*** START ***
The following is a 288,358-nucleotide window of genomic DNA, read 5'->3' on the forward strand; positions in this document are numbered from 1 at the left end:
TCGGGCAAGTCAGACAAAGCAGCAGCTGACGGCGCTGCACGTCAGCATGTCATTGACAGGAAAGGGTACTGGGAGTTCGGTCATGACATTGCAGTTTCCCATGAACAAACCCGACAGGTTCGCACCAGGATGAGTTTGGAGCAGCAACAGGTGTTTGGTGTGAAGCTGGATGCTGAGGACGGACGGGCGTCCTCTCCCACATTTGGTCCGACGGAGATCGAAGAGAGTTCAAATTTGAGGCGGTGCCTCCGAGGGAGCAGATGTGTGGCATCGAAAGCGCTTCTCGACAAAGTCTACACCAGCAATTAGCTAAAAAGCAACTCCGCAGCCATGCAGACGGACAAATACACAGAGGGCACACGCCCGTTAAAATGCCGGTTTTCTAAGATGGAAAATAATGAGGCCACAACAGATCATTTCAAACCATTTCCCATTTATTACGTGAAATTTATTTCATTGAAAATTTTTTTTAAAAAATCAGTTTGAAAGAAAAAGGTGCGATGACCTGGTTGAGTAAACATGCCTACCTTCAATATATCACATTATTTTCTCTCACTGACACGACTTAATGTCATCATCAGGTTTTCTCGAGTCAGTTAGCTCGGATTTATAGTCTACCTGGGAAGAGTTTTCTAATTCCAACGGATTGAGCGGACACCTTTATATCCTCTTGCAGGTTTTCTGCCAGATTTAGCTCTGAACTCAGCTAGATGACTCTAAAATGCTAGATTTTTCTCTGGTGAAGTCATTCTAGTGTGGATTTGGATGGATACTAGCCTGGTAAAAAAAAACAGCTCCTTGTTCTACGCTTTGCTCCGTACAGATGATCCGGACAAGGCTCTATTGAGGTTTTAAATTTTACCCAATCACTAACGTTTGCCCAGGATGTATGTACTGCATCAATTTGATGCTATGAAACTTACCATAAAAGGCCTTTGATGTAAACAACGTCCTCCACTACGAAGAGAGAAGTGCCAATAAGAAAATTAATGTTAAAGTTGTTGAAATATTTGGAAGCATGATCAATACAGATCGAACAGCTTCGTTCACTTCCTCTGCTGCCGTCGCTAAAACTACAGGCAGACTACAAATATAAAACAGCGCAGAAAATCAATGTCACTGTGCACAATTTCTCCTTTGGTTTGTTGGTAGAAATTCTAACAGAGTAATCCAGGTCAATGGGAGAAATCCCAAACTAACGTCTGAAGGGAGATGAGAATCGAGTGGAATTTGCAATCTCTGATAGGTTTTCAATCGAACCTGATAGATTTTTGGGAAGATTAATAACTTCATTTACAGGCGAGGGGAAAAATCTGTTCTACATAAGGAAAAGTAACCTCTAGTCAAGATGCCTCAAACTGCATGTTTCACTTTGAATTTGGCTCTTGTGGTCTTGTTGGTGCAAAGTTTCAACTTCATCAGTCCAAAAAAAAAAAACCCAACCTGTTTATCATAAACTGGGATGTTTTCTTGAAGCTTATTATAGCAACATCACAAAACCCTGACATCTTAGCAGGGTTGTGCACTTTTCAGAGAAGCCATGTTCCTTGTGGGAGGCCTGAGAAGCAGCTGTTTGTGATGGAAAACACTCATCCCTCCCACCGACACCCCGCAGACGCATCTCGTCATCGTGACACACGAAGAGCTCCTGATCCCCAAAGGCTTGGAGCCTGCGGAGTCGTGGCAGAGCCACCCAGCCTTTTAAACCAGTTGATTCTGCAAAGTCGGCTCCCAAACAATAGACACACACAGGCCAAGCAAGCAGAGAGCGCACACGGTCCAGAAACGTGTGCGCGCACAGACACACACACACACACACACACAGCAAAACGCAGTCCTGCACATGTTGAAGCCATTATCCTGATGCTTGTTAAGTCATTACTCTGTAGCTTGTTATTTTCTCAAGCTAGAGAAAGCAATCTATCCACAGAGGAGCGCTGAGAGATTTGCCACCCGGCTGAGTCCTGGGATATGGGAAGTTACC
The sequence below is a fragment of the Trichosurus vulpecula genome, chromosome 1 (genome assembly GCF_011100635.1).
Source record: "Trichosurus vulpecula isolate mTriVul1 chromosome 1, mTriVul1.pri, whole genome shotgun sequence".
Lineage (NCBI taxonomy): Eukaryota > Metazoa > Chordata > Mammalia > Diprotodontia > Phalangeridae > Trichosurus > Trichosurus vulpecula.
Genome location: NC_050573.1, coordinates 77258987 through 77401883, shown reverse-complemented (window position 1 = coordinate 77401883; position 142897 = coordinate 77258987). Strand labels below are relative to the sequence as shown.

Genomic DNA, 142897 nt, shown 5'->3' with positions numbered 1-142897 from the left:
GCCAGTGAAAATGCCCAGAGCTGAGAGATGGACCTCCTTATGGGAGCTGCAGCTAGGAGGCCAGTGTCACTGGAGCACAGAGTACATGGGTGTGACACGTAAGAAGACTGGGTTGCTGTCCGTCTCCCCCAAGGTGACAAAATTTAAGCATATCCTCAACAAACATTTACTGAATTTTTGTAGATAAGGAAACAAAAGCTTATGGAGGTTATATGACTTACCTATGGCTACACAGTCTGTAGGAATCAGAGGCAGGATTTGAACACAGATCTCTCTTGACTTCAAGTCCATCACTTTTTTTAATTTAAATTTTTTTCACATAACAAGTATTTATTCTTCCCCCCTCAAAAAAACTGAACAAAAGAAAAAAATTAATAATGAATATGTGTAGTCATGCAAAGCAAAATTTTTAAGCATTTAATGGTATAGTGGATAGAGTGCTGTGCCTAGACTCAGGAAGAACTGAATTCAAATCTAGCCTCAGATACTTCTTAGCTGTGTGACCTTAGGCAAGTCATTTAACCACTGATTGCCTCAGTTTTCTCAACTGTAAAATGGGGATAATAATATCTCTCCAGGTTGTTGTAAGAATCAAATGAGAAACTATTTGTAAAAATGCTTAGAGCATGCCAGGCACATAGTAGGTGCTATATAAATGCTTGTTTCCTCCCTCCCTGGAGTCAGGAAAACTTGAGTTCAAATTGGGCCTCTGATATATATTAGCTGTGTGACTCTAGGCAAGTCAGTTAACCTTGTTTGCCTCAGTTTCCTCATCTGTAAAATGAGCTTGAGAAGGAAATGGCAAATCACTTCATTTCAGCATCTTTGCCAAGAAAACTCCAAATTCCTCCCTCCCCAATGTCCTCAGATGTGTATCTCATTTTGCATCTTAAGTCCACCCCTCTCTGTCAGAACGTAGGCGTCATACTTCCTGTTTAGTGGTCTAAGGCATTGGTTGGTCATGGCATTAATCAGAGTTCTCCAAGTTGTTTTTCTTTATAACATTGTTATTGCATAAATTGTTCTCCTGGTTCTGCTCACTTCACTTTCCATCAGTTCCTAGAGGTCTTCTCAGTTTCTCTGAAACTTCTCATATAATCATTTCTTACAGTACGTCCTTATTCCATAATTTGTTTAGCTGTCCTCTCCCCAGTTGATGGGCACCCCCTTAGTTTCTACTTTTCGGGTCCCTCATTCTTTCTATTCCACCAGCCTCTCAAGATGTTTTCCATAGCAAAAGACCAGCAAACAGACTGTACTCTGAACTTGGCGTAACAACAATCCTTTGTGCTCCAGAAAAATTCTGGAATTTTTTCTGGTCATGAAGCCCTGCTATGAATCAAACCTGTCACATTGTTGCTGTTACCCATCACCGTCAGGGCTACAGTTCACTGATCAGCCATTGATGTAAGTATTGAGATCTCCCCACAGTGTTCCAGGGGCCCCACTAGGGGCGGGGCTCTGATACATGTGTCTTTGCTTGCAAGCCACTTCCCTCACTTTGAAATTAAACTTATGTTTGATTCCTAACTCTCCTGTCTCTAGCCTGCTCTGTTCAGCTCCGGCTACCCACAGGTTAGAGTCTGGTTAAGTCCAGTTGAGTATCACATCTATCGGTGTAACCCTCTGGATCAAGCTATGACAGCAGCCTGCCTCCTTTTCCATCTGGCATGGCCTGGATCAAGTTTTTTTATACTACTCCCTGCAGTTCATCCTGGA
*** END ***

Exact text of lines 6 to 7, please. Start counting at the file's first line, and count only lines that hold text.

Genome location: NC_050573.1, coordinates 77258987 through 77401883, shown reverse-complemented (window position 1 = coordinate 77401883; position 142897 = coordinate 77258987). Strand labels below are relative to the sequence as shown.

Genomic DNA, 142897 nt, shown 5'->3' with positions numbered 1-142897 from the left: